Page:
Manifest dreams have been given increasingly more consideration, both as representations (not only as the deformation of latent contents) and as meaningful stories in themselves, beyond dreamers' associations (Greenberg & Pearlman, 1978; Pulver, 1987). Analyzing dreams can produce materials related to day residues and significant childhood memories (Palombo, 1984). The Freudian dream model, with its relation between superficial and deep structure, has been compared to that of transformational linguistics (Heynick, 1981). Linguistic competence in dreams is much higher than Freud thought, since he denied that dreams could produce new propositions if not through the editing of secondary elaboration (Heynick, 1981). Nevertheless, psychoanalysts continue to place special importance on the single dream and its interpretation (Haesler, 1994). Studies on typical dreams are sparse, with the exception of dreams about falling (Saul & Curtis, 1967) and embarrassment (Saul, 1966).
Apart from psychoanalysis, research has been conducted on the manifest content of dreams (see Webb & Cartwright, 1978), and scales for measuring dream reports have been elaborated (Foulkes, 1971; Hauri, Sawyer, & Rechtschaffen, 1967). Several studies have revealed links between dreams and gender (Hall & Domhoff, 1963; Winget, Kramer, & Withman, 1972; Urbina & Grey, 1975), personality traits (Spadafora & Hunt, 1990), mental disturbances (Kramer, Withman, Baldridge, & Ornstein, 1970; Beck & Ward, 1961), and sociocultural conditions (LeVine, 1966; Roll, Hinton, & Glazer, 1974).
Dream content has been investigated from a developmental perspective (Hall & Van de Castle, 1966; Foulkes, 1971, 1982; Turpin, 1976). Children's dreams have been found to be realistic representations of their lives - their dreams being a follow-up of their waking hours and not a discontinuous experience (Webb & Cartwright, 1978). In psychoanalysis, it is acknowledged that dreams change according to age. Children's dreams reflect the interaction of drives and ego development. They represent the most pressing concerns and tasks for children at the different stages of growth. In dreams, children give symbolic or metaphoric expression to their developmental struggles (Ablon & Mack, 1980; Mahon, 1992; Greenberg & Pearlman, 1978).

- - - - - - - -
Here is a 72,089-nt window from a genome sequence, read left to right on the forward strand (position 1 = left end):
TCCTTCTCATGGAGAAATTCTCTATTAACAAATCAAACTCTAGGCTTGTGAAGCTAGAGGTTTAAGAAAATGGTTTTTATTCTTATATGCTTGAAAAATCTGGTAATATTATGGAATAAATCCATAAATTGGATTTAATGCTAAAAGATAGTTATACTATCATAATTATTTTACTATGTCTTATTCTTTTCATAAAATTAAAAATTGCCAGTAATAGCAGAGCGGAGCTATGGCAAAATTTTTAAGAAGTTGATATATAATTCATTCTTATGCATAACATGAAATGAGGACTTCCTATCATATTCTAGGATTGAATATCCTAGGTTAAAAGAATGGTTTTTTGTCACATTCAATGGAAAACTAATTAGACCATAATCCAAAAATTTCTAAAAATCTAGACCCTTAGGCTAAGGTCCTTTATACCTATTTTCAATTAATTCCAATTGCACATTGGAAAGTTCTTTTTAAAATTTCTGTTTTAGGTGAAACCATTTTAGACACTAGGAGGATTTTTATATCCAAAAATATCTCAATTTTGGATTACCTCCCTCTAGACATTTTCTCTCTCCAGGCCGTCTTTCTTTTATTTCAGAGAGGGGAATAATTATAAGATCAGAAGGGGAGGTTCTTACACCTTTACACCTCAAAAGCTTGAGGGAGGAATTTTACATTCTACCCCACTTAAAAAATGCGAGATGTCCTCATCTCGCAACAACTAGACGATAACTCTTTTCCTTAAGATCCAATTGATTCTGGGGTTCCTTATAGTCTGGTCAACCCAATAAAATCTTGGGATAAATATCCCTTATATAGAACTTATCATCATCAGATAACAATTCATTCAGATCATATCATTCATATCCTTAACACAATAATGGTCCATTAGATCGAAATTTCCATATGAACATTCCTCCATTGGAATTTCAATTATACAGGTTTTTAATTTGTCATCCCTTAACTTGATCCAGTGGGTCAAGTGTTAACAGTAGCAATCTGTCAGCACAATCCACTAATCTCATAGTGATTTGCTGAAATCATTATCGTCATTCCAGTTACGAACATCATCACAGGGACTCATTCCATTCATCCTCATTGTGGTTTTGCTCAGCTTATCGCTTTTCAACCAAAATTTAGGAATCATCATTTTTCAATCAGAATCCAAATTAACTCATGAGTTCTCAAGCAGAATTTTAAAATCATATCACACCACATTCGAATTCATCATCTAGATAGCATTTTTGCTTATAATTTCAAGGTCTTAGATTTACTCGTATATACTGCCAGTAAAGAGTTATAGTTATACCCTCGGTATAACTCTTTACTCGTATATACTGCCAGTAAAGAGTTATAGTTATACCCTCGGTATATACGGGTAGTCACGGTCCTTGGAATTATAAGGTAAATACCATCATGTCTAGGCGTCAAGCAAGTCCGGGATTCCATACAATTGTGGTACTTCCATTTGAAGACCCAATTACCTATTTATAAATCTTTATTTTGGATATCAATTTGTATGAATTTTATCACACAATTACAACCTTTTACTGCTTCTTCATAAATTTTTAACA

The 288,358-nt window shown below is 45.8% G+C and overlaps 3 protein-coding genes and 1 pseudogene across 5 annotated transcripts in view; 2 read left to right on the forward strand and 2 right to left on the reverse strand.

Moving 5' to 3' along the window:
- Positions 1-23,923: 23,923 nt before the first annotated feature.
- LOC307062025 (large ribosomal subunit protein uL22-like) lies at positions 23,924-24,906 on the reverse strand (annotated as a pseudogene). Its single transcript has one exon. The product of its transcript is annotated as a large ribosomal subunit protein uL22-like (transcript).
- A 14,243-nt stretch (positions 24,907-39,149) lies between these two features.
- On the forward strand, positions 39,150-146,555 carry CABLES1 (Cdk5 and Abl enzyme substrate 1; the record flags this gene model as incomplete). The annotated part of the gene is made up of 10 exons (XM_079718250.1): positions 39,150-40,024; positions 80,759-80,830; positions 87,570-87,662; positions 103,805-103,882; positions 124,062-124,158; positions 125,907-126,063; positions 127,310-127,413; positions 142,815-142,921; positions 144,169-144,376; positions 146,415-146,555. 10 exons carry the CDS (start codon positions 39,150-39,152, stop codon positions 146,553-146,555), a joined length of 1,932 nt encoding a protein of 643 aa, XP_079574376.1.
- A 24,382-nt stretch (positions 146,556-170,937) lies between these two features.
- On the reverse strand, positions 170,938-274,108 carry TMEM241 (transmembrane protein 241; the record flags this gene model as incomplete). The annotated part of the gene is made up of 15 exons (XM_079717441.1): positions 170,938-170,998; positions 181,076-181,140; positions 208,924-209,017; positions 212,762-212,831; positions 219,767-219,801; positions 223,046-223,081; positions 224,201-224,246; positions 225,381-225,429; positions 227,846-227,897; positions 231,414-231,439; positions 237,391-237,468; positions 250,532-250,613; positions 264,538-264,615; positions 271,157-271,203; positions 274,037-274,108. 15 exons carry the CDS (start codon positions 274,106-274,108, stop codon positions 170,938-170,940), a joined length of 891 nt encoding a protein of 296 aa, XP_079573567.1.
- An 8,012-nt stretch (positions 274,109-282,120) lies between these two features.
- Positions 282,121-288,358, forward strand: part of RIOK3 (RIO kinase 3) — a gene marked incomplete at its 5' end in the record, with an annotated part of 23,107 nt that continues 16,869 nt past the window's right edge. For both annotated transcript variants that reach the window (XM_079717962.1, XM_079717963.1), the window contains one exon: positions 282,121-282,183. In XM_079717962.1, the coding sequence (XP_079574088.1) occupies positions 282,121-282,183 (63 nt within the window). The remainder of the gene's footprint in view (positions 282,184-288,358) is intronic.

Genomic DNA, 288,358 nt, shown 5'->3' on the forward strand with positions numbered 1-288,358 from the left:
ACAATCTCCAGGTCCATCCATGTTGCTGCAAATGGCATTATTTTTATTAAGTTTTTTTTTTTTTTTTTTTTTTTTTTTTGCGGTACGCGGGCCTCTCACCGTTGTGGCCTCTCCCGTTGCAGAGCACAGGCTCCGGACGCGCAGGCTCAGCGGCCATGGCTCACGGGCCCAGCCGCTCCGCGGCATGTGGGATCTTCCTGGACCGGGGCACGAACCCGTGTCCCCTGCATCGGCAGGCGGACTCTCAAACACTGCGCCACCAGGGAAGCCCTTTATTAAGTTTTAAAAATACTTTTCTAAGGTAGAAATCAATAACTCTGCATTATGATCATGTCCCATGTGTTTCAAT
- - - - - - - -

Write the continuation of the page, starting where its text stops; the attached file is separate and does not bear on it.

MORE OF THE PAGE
As objects of analysis, dreams are tales, that is, one of the most direct and universal expressions of the human capacity to produce stories. Studying a dream as a narrative shifts attention from interpretation to analysis: (1) interpretation makes the meaning of a dream clear to the dreamer, who is trying to grasp its references to both external and internal worlds; (2) analysis identifies the tale's form, characters, theme, plot, and structure. A dream cannot be interpreted without the associations that provide references, but it still can be analyzed as a text, and its morphology and narrative structure studied.
The analysis of dream narratives can involve several facets (e.g., content, structure, language). The present study analyzed the frequency of grammar forms and words used in dream telling. Since this kind of research does not require a synthesis based on content categories, it allows generalizations that are independent of any theoretically based interpretative model.
Emphasis has been placed on the uniqueness of dreams rather than on their universality, on their referentiality rather than their textuality. In general, they have been interpreted as expressions of infantile desires or considered elaborations of the problems of waking hours. If, however, typical content is emphasized, dreams can be seen as a way of giving shape to conflicts occurring during the life cycle. The typical problems of life form the common ground activating the emotional symbolization of age-specific anxieties or situations. Therefore, the dreams of those at the same developmental stage can be studied collectively (rather than the wishes of a single dreamer), and the elements common to a subgroup of individuals sorted out. …